A change has come to the work of SASCA now, as the ladies get older and move on with life. Their local fundraising is winding down. The facilities in Rongai have been handed over to a local charity in Kenya, who had a small facility with doctors and nurses and are delighted to take on the responsibility of the bigger orphanage and medical centre. It’s very hard to walk away, but, Peggy said, “It wasn’t mine, it belongs to the people of Kilkenny who supported it.”


Restoring Sight
On one of her visits to Kenya Peggy met Paul, a boy who had severe facial burns after falling into a coal burner. He couldn’t afford medical care, was an outcast, and had no sight in one eye. Peggy arranged treatment and plastic surgery and now not only can he see out of both eyes but will soon have a home of his own and will begin training in a skill. He has become a valuable member of his community.


Peggy took up the challenge of helping the blind children in Rongai. Thanks to her fundraising, treatment was made available to 16 year-old Anthony who was able to go to college; brother and sister Joseph and Esther both had their sight restored; as did Richard, who is a talented athlete and will soon be moving to Germany to continue his training.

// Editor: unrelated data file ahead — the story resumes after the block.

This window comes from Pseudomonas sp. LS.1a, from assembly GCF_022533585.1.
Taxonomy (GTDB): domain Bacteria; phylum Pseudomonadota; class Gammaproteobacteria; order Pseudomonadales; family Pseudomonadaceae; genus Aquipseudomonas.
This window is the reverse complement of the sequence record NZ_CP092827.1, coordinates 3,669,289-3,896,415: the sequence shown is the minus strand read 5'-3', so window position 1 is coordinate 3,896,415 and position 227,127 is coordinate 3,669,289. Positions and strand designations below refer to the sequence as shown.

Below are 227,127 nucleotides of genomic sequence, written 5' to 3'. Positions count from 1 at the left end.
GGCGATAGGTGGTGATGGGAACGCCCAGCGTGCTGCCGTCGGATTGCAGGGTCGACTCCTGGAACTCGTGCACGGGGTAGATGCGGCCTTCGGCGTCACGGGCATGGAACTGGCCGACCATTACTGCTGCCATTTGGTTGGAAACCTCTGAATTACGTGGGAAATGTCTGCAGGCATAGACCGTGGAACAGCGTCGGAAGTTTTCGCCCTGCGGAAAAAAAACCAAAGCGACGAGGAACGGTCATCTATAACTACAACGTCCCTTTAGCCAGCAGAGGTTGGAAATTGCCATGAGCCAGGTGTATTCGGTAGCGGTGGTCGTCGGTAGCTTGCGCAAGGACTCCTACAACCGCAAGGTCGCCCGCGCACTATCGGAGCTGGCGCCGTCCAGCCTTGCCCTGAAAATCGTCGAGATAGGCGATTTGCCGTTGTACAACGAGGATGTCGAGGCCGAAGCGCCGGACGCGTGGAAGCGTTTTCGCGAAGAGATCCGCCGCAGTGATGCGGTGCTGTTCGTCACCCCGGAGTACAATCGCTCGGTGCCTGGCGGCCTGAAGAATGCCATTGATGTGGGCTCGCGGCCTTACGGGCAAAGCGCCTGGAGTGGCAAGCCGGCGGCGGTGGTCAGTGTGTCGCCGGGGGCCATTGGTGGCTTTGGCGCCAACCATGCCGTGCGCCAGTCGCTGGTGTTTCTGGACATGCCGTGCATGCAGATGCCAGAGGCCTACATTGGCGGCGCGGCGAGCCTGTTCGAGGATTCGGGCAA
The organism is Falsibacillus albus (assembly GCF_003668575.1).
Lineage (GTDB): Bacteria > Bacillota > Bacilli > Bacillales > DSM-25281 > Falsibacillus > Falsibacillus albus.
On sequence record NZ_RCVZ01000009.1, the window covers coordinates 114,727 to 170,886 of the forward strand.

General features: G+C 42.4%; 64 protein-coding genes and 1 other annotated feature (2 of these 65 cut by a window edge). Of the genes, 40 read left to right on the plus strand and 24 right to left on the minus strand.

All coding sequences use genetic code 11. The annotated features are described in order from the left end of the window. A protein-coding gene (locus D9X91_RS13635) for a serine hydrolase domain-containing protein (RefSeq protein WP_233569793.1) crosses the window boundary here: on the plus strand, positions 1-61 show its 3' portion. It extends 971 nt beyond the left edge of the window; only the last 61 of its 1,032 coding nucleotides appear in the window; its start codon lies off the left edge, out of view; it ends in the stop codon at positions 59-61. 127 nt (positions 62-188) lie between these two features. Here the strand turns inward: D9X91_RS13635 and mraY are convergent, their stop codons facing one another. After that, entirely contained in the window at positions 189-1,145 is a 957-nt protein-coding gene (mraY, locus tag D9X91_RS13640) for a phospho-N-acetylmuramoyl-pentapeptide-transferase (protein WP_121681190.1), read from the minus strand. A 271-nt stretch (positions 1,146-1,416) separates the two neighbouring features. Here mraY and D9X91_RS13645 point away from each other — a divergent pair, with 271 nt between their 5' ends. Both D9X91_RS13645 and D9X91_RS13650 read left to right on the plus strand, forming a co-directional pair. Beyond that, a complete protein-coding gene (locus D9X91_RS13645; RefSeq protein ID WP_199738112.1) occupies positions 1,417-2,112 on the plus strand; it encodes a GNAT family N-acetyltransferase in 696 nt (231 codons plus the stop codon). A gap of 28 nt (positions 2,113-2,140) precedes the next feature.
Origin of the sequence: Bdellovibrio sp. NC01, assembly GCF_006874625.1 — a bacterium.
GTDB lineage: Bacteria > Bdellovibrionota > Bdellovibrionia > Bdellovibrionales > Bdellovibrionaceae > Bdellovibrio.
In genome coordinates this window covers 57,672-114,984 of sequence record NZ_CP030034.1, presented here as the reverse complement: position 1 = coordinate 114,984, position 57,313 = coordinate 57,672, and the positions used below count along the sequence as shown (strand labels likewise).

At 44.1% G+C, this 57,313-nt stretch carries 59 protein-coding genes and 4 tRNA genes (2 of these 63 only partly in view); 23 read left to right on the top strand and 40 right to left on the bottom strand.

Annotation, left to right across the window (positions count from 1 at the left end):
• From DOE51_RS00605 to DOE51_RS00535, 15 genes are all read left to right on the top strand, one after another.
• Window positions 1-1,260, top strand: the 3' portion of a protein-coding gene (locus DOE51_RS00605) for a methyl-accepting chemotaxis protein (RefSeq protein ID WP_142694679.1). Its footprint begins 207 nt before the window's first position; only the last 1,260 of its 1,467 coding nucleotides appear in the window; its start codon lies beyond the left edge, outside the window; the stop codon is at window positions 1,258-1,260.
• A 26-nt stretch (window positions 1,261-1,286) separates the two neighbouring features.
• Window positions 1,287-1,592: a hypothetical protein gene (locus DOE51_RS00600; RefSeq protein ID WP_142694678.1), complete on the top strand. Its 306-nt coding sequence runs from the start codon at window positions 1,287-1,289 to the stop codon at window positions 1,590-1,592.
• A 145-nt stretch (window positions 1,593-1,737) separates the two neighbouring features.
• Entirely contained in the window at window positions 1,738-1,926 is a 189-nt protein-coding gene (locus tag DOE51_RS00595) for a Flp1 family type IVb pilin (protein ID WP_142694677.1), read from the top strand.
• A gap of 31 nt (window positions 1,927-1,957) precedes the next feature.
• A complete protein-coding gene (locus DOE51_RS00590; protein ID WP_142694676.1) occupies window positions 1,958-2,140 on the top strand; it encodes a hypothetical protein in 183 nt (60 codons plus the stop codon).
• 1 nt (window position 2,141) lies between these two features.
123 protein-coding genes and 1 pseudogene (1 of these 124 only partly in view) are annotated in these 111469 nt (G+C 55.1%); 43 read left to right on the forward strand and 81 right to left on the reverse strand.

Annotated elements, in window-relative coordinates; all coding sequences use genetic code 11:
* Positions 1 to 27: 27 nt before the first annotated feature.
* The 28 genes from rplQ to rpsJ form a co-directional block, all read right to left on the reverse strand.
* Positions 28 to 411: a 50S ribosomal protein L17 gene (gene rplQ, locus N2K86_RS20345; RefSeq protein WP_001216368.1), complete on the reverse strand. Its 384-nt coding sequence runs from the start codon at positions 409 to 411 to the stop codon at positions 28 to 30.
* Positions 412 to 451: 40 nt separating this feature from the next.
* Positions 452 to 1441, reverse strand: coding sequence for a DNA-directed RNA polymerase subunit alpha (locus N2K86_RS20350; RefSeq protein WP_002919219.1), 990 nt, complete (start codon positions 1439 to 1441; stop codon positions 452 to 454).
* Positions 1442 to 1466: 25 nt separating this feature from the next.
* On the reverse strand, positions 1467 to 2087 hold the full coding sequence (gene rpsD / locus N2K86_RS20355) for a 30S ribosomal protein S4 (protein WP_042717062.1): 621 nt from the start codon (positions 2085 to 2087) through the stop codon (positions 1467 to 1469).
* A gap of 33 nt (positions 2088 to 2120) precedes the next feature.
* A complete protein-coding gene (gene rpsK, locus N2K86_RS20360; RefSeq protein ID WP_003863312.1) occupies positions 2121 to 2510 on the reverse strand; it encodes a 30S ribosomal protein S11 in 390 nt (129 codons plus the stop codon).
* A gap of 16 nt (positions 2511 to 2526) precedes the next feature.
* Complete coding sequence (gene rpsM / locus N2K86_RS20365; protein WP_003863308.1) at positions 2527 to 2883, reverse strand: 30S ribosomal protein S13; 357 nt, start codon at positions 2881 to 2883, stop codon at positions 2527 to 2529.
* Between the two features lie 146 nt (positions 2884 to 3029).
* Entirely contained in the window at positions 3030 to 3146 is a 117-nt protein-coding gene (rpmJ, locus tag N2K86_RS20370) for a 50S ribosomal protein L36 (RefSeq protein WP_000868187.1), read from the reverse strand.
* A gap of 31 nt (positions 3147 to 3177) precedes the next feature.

Peggy is very grateful to her nephew Rory O’Sullivan Hennessy who helped her with fundraising for this medical care.

ABOVE:  Peggy Saunders with some of the children in Rongai


A miracle
“This isn’t my work, it’s God’s work. It’s a miracle,” Peggy said. The woman who started the project is humble, saying it was a group effort and she couldn’t have done anything ‘without those wonderful women who were with me’.


“They were wonderful people and they gave of their time,” she said. “Each came to Kenya in their turn and took part in concerts. They had a life they never would have had because of it.”
But what is also sure, is that a generation of children in a community in Kenya would never have had the lives they now have without the work of the wonderful Kilkenny group.